Optogenetics opened not only new exciting opportunities to interrogate the nervous system but also requires adequate probes to facilitate these wishes. Therefore, a multidisciplinary effort is essential to match these technical opportunities with biological needs in order to establish a stable and functional material-tissue interface. This in turn can address an optical intervention of the genetically modified, light sensitive cells in the nervous system and recording of electrical signals from single cells and neuronal networks that result in behavioral changes. In this review, we present the state of the art of optoelectronic probes and assess advantages and challenges of the different design approaches. At first, we discuss mechanisms and processes at the material-tissue interface that influence the performance of optoelectronic probes in acute and chronic implantations. We classify optoelectronic probes by their property of delivering light to the tissue: by waveguides or by integrated light sources at the sites of intervention. Both approaches are discussed with respect to size, spatial resolution, opportunity to integrate electrodes for electrical recording and potential interactions with the target tissue. At last, we assess translational aspects of the state of the art. Long-term stability of probes and the opportunity to integrate them into fully implantable, wireless systems are a prerequisite for chronic applications and a transfer from fundamental neuroscientific studies into treatment options for diseases and clinical trials.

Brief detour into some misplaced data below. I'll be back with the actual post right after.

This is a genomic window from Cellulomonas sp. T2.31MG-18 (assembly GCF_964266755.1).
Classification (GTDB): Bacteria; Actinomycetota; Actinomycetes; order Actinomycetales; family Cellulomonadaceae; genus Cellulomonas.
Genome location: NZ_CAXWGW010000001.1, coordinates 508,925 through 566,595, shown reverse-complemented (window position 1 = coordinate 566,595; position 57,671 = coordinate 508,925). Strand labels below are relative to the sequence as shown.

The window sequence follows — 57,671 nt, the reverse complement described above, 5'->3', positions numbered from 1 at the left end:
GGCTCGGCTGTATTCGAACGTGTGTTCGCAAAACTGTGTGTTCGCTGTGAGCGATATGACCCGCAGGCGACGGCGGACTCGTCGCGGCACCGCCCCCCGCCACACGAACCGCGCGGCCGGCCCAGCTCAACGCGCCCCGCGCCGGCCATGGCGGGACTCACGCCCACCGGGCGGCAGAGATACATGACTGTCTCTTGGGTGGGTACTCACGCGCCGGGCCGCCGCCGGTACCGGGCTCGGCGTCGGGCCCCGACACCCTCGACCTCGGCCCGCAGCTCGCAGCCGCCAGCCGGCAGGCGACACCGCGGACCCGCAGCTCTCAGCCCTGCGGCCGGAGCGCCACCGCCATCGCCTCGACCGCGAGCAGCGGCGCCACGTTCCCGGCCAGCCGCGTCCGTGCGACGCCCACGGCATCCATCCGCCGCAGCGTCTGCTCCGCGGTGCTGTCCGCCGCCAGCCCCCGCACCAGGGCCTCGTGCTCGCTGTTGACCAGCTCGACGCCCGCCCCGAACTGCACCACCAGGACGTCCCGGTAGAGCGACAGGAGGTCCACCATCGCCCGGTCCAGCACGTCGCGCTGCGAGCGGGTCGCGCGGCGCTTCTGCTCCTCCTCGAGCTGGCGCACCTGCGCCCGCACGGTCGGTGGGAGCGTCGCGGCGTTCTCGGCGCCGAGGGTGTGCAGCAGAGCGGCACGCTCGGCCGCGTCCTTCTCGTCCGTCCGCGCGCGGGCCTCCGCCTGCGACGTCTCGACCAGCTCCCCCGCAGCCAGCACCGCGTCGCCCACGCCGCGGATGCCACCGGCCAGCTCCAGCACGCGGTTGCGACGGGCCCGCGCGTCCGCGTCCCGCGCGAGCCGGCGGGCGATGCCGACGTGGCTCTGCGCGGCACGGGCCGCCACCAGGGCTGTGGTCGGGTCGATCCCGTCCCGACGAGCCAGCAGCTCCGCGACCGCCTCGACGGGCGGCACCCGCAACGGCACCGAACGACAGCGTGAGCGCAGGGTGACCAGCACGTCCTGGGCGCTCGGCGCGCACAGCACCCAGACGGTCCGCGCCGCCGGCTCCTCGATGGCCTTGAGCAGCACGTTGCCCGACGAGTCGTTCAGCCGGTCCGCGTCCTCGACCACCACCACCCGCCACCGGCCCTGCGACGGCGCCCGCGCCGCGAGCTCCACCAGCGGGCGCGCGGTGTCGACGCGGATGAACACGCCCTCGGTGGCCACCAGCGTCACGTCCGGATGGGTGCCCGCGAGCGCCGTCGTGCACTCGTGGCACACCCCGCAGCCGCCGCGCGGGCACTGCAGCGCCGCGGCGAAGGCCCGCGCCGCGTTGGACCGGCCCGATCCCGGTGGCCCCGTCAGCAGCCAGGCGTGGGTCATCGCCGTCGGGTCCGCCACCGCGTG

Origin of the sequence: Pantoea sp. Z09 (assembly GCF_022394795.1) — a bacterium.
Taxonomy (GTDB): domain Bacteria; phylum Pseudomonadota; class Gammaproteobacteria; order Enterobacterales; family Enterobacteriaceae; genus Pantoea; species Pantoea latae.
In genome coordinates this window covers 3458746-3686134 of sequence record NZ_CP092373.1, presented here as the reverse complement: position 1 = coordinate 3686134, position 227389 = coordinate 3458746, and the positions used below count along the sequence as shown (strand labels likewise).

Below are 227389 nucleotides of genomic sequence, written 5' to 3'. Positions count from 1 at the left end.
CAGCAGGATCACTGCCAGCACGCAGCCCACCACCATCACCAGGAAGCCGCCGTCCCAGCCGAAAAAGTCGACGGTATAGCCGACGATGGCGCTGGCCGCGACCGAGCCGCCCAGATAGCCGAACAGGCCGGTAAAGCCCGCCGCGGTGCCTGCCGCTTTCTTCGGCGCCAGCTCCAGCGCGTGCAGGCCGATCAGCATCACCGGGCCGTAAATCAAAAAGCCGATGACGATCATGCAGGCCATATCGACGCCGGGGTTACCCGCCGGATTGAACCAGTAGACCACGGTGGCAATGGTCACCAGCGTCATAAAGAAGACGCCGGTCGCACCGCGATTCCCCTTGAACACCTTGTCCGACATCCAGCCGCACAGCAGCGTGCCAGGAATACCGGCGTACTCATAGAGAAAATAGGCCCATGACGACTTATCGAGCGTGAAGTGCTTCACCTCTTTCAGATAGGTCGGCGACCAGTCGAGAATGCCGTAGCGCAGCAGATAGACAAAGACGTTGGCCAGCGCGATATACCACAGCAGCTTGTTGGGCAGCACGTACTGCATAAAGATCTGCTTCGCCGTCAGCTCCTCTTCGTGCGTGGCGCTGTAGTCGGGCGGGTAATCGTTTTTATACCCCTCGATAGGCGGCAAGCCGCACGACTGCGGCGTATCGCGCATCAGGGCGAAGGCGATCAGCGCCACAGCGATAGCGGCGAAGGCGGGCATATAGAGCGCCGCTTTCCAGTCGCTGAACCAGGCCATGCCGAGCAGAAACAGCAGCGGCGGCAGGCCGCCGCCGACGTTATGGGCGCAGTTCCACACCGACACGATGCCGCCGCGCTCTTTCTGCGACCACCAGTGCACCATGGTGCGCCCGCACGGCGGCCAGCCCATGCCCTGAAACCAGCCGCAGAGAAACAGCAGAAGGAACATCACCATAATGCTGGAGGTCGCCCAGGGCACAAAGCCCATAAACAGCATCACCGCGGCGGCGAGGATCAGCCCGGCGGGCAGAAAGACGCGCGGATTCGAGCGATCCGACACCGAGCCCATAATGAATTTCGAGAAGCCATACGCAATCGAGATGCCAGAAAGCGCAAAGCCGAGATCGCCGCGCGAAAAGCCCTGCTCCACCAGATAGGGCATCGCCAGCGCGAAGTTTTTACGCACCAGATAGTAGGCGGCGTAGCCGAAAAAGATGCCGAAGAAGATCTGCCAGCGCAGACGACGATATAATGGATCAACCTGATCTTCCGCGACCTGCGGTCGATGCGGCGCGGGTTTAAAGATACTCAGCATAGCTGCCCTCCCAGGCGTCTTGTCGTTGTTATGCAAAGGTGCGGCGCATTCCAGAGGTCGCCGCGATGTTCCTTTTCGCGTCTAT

The article is published in Current Opinion in Neurobiology - themed issue on Neurotechnologies and is offered as free download until March 28, 2018.
L Rudmann, MT Alt, D Ashouri Vajari, T Stieglitz, Integrated optoelectronic microprobes, Current Opinion in Neurobiology, Volume 50, June 2018, Pages 72-82, ISSN 0959-4388, https://doi.org/10.1016/j.conb.2018.01.010. (https://www.sciencedirect.com/science/article/pii/S0959438817302295)